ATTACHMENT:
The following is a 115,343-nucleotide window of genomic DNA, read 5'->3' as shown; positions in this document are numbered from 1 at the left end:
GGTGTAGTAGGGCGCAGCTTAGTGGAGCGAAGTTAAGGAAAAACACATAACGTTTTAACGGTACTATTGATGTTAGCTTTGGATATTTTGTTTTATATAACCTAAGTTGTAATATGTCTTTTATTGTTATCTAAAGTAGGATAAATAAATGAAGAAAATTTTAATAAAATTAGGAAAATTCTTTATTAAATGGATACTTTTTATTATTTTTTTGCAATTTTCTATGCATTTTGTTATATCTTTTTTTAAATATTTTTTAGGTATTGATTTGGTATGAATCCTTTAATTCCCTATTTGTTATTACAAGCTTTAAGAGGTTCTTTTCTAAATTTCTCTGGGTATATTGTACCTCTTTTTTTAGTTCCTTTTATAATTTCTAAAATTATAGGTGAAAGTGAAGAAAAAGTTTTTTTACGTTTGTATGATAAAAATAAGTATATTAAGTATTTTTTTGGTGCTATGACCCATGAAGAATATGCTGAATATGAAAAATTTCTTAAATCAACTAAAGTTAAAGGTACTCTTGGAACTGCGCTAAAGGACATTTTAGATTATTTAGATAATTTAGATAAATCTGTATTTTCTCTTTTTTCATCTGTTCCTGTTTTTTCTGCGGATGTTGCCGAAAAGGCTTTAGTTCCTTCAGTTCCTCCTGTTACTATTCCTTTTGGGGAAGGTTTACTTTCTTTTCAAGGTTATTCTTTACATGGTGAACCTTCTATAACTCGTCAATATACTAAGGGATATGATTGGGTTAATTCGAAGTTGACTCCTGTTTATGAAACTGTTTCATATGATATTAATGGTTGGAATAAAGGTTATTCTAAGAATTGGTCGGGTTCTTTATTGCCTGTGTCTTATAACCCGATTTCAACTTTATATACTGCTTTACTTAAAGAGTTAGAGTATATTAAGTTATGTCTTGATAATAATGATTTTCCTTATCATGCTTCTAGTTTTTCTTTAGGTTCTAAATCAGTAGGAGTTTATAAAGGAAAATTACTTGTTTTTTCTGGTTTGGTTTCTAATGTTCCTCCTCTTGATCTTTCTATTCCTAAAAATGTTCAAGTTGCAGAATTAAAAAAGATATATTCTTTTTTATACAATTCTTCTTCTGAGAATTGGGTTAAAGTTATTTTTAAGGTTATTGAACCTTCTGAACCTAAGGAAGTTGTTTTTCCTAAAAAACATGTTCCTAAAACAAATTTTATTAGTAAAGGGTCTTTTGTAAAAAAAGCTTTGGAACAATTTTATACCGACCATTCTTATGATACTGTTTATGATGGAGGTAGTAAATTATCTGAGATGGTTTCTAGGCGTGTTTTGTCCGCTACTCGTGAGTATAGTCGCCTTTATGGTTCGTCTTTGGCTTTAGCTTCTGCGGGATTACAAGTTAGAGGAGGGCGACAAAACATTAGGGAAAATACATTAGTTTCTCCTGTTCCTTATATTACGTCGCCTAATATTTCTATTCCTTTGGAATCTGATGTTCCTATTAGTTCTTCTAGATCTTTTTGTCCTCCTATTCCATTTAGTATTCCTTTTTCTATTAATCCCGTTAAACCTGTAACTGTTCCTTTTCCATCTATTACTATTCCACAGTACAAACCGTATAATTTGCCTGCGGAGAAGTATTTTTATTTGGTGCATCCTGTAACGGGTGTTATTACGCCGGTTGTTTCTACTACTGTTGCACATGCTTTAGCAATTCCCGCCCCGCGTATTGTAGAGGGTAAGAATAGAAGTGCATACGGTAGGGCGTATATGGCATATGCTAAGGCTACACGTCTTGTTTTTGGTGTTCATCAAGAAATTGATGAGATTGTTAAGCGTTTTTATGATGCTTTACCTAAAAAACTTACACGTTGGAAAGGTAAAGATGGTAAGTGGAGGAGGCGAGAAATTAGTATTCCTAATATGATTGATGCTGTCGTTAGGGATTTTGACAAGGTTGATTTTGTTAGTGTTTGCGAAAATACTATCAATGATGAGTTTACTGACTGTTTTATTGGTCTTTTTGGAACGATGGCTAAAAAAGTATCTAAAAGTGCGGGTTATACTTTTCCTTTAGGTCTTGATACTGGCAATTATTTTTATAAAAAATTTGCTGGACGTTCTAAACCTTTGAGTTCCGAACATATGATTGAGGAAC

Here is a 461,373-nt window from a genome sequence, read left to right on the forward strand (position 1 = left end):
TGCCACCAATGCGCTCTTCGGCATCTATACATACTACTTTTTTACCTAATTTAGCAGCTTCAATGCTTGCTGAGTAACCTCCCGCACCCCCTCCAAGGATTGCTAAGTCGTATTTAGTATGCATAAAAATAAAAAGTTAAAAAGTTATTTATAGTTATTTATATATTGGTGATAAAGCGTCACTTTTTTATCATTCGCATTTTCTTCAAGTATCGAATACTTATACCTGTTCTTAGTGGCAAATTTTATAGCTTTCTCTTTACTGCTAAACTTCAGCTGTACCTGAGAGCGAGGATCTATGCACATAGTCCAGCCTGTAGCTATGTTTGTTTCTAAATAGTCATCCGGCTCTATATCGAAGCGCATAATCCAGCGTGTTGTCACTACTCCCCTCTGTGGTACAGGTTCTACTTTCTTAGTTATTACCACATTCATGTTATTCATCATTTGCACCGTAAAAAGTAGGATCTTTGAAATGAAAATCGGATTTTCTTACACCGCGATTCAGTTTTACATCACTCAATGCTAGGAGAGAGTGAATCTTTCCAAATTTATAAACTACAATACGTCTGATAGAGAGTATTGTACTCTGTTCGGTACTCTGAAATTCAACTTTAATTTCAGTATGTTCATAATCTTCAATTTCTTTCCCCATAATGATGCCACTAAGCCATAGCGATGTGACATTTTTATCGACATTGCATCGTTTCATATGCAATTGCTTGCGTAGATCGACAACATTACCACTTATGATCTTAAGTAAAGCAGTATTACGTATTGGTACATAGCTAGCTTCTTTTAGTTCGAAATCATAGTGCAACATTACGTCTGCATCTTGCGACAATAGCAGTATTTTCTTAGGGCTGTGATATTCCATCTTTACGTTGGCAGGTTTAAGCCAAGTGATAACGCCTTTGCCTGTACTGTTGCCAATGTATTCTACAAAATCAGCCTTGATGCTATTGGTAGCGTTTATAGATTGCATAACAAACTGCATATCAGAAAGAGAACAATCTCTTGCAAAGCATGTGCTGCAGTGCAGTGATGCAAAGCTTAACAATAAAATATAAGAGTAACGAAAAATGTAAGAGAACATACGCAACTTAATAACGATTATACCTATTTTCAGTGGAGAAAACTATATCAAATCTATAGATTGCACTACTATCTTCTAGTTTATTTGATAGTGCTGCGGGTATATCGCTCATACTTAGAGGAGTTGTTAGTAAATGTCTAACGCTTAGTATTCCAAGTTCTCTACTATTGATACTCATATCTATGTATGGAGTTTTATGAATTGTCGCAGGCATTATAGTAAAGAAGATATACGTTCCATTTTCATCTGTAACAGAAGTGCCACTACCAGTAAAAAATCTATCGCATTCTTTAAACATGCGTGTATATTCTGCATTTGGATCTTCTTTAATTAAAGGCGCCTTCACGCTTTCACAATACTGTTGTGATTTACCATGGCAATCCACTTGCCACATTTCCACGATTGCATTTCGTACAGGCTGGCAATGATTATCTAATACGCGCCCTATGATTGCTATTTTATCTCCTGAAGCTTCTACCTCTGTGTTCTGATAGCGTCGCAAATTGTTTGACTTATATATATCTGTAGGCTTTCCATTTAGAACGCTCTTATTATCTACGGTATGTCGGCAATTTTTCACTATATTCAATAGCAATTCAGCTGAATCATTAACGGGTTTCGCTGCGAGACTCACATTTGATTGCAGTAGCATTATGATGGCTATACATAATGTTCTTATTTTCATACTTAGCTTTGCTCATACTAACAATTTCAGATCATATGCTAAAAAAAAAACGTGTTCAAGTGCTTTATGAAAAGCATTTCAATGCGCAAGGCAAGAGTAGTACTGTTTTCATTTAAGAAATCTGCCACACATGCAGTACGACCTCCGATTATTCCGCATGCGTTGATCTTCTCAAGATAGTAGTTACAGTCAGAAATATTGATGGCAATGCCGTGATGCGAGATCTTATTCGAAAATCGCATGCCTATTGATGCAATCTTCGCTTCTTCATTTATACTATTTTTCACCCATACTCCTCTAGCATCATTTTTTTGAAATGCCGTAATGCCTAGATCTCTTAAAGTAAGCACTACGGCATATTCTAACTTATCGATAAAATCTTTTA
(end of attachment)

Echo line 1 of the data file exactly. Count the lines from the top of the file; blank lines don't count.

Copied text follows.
The following is a 115,343-nucleotide window of genomic DNA, read 5'->3' as shown; positions in this document are numbered from 1 at the left end: